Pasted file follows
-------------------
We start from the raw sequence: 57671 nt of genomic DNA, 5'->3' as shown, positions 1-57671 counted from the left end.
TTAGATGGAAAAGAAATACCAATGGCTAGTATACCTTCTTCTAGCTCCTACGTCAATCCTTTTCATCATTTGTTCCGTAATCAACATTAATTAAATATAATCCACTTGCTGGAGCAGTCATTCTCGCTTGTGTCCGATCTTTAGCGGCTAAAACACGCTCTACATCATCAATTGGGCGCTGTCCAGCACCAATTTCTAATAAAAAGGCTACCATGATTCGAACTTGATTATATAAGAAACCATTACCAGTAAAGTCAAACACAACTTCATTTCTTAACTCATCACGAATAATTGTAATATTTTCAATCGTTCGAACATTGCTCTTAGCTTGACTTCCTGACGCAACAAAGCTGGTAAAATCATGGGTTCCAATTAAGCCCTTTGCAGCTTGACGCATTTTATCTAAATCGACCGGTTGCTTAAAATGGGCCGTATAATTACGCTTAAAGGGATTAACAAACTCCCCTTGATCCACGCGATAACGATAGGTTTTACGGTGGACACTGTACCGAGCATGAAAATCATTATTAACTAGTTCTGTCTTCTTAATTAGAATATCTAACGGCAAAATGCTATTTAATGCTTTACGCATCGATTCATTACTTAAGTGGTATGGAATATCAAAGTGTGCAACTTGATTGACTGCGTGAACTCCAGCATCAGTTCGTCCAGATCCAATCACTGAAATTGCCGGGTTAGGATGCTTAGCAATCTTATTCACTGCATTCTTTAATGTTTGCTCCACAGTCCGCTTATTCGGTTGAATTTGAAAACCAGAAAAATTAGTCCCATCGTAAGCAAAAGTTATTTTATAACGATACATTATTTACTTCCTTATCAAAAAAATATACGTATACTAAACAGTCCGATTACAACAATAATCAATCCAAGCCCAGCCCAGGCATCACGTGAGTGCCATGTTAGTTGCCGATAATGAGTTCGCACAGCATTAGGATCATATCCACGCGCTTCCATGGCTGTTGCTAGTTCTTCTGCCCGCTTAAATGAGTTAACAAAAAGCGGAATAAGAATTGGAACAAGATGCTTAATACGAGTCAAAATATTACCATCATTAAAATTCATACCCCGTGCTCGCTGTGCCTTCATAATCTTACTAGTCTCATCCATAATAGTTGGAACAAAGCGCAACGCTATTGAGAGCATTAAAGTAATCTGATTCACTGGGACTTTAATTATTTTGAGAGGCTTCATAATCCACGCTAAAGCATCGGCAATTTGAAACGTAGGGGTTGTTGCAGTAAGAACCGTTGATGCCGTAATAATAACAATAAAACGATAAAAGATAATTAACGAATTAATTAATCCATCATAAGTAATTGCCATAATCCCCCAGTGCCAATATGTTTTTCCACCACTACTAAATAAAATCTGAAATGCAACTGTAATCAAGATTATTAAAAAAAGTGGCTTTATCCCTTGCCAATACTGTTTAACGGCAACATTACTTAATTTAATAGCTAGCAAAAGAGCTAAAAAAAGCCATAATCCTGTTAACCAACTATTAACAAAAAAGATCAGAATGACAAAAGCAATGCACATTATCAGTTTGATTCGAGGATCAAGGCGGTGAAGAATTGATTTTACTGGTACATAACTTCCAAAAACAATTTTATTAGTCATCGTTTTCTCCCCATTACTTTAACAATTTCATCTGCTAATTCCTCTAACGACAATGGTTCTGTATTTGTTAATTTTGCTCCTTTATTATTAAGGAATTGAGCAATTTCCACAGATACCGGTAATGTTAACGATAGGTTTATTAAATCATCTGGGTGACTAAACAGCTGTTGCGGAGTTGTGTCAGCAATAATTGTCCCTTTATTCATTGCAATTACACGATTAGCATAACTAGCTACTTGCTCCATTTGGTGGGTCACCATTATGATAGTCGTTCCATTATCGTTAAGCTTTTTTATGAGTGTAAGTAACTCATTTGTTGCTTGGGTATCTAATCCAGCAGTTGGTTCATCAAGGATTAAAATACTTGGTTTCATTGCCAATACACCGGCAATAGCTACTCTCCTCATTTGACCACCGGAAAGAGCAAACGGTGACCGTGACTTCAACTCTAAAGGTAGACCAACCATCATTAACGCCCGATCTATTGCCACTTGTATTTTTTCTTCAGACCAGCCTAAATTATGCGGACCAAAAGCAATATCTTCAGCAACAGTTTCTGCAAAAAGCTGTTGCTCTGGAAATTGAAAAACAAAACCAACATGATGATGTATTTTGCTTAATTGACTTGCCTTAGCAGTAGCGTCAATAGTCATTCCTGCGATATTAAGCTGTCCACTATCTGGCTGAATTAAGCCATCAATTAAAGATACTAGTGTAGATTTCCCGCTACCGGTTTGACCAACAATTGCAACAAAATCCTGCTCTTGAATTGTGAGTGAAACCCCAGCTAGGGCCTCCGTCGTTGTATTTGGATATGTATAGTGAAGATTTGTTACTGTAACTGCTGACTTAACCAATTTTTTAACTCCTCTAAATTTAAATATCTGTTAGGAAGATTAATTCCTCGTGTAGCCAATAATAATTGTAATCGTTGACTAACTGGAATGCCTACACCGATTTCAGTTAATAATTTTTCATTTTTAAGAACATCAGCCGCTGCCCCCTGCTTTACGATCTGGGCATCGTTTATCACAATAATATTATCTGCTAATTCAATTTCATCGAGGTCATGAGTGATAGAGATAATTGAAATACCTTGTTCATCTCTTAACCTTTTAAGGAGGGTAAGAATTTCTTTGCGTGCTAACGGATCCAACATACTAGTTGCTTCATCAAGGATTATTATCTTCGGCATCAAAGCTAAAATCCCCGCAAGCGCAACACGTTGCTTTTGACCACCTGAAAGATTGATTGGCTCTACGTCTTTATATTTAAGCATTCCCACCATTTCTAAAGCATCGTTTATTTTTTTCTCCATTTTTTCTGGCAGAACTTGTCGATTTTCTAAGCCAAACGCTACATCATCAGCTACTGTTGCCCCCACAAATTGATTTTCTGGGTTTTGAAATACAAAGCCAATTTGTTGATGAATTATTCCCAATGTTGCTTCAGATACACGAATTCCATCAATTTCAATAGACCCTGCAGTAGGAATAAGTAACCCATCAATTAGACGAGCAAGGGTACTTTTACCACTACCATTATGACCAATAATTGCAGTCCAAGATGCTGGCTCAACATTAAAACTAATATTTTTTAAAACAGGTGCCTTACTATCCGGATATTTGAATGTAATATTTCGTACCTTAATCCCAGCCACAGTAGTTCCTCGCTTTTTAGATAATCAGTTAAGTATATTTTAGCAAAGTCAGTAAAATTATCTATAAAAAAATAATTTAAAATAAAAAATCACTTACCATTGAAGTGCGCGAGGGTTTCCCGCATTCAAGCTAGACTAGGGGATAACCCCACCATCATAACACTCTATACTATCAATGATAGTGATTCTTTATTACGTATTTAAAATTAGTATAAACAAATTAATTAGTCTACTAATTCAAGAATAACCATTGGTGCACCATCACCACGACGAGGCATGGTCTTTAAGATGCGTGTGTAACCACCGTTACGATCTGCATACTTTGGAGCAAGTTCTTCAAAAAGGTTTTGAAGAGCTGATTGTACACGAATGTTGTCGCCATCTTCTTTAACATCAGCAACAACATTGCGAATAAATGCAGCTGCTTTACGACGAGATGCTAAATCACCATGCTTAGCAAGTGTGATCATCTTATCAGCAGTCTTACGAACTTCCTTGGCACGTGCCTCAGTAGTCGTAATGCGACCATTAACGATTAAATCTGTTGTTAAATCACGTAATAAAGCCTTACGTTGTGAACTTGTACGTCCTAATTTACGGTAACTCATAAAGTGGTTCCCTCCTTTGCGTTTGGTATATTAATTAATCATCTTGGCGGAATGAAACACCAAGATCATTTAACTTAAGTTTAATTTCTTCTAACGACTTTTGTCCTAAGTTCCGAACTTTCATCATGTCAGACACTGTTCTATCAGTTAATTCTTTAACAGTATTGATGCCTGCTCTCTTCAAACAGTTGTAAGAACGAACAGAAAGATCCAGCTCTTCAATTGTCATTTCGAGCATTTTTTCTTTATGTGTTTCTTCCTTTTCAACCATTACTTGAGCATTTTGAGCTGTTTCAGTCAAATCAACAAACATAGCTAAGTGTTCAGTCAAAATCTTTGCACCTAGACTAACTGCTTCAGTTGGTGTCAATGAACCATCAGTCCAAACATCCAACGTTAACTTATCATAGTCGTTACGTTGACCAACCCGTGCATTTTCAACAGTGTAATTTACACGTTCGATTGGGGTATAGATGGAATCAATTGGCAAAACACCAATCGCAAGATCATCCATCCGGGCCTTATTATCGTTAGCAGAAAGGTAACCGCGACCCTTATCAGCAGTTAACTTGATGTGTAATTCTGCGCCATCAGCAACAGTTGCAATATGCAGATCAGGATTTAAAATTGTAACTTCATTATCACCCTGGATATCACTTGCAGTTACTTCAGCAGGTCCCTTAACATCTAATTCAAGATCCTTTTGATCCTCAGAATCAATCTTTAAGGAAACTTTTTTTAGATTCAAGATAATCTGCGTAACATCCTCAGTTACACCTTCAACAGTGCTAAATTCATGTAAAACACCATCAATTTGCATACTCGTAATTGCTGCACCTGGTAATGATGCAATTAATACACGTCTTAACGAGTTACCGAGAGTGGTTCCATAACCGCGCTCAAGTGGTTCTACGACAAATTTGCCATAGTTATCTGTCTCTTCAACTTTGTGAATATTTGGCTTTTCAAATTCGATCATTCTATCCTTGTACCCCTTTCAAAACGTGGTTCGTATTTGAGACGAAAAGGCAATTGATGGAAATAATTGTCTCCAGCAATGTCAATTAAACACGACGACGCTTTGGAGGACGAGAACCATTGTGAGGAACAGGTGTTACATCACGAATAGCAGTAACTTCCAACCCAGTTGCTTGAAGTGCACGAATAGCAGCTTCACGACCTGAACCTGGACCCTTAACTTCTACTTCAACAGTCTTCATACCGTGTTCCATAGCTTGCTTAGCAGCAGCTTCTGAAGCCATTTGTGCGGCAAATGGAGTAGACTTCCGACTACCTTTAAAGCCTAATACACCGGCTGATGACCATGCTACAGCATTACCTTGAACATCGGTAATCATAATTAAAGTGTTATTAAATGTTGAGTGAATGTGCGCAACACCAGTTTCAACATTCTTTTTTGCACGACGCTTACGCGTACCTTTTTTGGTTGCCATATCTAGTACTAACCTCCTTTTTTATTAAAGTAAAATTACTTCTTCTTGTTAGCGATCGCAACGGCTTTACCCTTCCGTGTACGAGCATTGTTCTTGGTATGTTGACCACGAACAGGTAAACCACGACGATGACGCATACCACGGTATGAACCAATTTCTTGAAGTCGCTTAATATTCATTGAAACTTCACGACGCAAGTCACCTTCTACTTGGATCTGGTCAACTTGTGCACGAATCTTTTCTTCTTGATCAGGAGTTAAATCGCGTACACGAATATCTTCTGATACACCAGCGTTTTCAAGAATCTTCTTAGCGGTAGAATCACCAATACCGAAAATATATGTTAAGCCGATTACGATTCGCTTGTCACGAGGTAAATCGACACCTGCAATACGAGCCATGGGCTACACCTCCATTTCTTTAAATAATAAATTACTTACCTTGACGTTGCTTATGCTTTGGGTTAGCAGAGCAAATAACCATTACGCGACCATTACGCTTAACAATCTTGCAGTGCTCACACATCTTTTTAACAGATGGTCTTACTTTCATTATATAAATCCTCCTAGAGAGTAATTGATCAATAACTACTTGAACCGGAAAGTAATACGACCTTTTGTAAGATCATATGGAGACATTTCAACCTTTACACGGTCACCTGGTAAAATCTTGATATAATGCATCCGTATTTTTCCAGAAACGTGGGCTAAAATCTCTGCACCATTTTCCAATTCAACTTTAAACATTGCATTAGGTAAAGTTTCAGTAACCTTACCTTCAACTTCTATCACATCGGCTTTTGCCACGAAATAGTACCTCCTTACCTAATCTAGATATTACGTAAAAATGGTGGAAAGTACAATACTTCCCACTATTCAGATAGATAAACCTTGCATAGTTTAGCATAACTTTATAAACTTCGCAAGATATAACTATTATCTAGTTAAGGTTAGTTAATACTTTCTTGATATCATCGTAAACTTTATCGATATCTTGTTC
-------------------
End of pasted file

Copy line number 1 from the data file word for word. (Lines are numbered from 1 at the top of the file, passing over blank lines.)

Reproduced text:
We start from the raw sequence: 57671 nt of genomic DNA, 5'->3' as shown, positions 1-57671 counted from the left end.